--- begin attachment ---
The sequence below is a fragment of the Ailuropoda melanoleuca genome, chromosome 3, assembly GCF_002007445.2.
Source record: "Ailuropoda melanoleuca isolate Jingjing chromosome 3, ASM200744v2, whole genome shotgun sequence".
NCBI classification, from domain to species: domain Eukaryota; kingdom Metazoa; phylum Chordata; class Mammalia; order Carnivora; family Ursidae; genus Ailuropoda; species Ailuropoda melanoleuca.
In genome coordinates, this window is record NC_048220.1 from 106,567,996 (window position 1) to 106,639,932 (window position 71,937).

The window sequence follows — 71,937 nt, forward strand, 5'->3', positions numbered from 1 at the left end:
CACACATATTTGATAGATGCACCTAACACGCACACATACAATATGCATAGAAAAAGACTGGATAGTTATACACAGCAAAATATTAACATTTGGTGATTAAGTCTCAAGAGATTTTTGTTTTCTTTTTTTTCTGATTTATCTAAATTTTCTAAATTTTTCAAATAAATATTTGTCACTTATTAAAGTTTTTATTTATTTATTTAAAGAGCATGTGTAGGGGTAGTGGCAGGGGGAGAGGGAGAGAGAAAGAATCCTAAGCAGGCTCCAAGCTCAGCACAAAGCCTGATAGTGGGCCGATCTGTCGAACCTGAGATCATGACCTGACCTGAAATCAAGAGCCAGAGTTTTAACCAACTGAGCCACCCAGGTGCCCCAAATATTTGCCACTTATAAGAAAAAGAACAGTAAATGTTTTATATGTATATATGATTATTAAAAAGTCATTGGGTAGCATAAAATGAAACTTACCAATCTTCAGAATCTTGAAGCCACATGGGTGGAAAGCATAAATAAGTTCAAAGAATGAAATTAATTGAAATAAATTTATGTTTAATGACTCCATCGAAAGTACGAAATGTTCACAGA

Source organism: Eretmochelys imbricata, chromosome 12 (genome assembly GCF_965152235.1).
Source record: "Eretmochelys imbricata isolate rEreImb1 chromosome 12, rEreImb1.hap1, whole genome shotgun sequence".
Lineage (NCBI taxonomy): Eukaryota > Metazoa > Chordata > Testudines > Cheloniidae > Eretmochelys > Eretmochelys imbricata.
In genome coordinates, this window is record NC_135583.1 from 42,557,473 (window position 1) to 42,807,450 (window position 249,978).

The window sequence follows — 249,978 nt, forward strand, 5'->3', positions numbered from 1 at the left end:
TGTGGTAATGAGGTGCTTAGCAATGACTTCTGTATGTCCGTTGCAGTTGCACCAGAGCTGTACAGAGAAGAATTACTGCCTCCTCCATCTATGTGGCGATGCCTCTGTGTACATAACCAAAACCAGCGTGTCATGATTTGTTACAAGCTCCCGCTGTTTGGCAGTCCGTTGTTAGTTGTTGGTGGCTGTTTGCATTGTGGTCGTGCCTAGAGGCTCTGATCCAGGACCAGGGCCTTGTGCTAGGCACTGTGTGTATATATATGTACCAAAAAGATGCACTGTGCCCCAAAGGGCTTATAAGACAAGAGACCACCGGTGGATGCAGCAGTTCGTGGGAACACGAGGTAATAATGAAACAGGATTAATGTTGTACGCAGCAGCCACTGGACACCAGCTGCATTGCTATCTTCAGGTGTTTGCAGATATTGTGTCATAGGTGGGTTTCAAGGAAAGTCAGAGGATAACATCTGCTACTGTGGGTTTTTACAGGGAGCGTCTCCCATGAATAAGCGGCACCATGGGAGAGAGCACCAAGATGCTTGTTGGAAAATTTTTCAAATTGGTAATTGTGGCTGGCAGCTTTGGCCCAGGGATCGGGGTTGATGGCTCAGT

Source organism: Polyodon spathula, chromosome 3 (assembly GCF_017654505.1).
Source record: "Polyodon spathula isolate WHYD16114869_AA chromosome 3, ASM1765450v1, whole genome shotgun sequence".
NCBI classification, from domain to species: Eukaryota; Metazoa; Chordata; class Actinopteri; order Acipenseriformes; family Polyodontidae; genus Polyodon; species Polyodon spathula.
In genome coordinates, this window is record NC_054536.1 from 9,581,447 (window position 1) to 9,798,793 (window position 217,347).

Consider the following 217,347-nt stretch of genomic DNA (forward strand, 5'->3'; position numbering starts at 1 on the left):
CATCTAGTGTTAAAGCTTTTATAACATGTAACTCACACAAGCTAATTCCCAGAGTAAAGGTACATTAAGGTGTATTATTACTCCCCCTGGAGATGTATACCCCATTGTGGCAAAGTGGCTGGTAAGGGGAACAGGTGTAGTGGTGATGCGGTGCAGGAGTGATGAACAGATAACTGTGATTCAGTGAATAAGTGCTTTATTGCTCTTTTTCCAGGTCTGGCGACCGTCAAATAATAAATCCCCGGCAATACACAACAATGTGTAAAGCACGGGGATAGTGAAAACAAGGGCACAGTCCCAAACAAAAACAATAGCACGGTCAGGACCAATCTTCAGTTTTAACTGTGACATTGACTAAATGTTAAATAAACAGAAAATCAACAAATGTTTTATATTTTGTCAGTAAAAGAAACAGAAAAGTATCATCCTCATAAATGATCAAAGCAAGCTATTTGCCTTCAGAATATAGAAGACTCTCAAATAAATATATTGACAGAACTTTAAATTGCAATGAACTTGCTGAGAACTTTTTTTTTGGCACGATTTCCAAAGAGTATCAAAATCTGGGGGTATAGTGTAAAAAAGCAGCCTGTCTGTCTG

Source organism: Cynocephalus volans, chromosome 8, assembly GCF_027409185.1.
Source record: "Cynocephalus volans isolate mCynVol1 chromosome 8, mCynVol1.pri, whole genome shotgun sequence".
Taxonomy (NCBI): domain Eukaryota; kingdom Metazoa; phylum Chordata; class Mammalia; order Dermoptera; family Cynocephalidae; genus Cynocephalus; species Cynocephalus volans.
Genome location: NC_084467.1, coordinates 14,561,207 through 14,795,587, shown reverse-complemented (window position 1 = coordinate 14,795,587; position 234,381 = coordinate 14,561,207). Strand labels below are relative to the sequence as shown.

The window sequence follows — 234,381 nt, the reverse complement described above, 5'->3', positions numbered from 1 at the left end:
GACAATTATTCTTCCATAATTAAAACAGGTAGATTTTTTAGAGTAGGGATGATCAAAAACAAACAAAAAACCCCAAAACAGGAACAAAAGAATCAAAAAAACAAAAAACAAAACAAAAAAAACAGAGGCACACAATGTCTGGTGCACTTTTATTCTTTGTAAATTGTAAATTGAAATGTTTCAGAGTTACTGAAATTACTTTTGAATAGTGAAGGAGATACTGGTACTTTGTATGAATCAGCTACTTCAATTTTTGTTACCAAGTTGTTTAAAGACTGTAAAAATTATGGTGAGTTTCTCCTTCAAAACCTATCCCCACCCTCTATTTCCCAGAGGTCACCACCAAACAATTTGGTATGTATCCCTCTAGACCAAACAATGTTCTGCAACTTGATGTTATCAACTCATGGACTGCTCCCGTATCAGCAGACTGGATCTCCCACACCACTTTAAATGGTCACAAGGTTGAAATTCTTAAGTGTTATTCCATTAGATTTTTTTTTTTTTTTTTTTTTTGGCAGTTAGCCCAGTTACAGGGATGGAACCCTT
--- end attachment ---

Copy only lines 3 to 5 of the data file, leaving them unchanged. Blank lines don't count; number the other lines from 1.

NCBI classification, from domain to species: domain Eukaryota; kingdom Metazoa; phylum Chordata; class Mammalia; order Carnivora; family Ursidae; genus Ailuropoda; species Ailuropoda melanoleuca.
In genome coordinates, this window is record NC_048220.1 from 106,567,996 (window position 1) to 106,639,932 (window position 71,937).

The window sequence follows — 71,937 nt, forward strand, 5'->3', positions numbered from 1 at the left end: